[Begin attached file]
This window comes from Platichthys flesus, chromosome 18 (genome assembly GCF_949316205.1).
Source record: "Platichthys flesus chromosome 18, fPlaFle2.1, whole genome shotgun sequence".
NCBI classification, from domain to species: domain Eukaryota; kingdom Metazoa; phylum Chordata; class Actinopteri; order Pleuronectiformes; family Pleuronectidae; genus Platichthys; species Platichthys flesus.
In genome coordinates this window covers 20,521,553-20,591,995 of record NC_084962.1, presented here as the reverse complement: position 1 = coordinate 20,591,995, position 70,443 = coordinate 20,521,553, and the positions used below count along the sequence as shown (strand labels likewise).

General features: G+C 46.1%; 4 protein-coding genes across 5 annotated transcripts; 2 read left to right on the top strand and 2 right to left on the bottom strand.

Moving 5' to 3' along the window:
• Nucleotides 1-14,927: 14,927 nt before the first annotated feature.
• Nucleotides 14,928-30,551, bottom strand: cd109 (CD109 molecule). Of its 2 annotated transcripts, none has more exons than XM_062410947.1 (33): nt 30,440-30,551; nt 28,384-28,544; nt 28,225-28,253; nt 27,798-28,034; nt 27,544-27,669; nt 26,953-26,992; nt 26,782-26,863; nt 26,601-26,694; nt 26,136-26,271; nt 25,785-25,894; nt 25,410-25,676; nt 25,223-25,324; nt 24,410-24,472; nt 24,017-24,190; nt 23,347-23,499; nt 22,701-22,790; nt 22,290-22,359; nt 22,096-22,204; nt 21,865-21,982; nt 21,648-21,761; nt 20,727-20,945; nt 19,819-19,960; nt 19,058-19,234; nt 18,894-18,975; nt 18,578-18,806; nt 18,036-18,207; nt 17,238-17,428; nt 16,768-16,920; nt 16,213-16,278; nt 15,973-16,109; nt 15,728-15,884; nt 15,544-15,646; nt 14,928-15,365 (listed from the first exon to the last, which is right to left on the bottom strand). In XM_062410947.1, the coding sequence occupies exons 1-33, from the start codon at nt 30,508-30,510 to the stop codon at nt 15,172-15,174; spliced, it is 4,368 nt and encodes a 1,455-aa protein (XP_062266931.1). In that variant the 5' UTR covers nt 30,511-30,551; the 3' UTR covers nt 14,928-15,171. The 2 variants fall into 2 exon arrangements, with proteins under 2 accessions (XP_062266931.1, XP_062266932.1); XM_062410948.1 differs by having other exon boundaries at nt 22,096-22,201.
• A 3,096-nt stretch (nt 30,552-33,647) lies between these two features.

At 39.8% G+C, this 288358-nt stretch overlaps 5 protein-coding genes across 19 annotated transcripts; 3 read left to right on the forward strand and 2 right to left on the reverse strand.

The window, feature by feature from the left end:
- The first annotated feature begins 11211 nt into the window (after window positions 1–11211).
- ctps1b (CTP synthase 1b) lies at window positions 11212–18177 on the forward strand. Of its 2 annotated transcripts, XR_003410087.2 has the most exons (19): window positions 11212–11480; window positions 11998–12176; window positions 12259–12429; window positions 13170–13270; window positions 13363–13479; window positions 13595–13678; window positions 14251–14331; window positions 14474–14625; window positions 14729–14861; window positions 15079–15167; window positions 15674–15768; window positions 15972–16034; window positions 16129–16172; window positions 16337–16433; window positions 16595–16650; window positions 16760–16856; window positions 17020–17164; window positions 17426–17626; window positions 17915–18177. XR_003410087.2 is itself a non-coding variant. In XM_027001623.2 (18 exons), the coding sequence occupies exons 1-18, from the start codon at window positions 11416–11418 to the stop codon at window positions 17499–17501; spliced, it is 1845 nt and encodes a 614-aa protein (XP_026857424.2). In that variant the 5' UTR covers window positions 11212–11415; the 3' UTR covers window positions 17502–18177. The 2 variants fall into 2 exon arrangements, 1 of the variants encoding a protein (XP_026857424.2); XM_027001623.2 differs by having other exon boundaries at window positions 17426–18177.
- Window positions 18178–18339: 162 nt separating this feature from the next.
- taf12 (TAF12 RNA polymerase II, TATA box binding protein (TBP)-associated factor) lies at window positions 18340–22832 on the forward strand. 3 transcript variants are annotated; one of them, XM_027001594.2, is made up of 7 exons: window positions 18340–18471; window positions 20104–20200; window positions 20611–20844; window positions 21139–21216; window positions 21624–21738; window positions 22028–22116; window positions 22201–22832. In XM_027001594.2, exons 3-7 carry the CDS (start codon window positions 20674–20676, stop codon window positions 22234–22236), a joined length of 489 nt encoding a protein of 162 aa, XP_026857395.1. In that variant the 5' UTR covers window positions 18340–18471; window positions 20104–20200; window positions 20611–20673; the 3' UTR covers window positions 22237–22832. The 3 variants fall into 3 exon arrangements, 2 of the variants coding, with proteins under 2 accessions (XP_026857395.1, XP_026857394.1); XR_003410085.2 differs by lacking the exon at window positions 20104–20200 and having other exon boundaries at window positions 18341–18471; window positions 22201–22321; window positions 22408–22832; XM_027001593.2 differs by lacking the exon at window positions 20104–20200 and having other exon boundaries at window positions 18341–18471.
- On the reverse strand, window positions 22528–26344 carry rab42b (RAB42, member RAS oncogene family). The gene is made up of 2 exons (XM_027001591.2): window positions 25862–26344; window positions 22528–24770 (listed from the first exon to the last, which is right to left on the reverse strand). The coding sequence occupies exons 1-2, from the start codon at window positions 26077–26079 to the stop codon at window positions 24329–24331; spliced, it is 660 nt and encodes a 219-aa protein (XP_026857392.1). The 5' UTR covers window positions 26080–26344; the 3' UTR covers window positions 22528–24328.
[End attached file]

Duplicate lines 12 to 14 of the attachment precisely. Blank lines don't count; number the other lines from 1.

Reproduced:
- The first annotated feature begins 11211 nt into the window (after window positions 1–11211).
- ctps1b (CTP synthase 1b) lies at window positions 11212–18177 on the forward strand. Of its 2 annotated transcripts, XR_003410087.2 has the most exons (19): window positions 11212–11480; window positions 11998–12176; window positions 12259–12429; window positions 13170–13270; window positions 13363–13479; window positions 13595–13678; window positions 14251–14331; window positions 14474–14625; window positions 14729–14861; window positions 15079–15167; window positions 15674–15768; window positions 15972–16034; window positions 16129–16172; window positions 16337–16433; window positions 16595–16650; window positions 16760–16856; window positions 17020–17164; window positions 17426–17626; window positions 17915–18177. XR_003410087.2 is itself a non-coding variant. In XM_027001623.2 (18 exons), the coding sequence occupies exons 1-18, from the start codon at window positions 11416–11418 to the stop codon at window positions 17499–17501; spliced, it is 1845 nt and encodes a 614-aa protein (XP_026857424.2). In that variant the 5' UTR covers window positions 11212–11415; the 3' UTR covers window positions 17502–18177. The 2 variants fall into 2 exon arrangements, 1 of the variants encoding a protein (XP_026857424.2); XM_027001623.2 differs by having other exon boundaries at window positions 17426–18177.
- Window positions 18178–18339: 162 nt separating this feature from the next.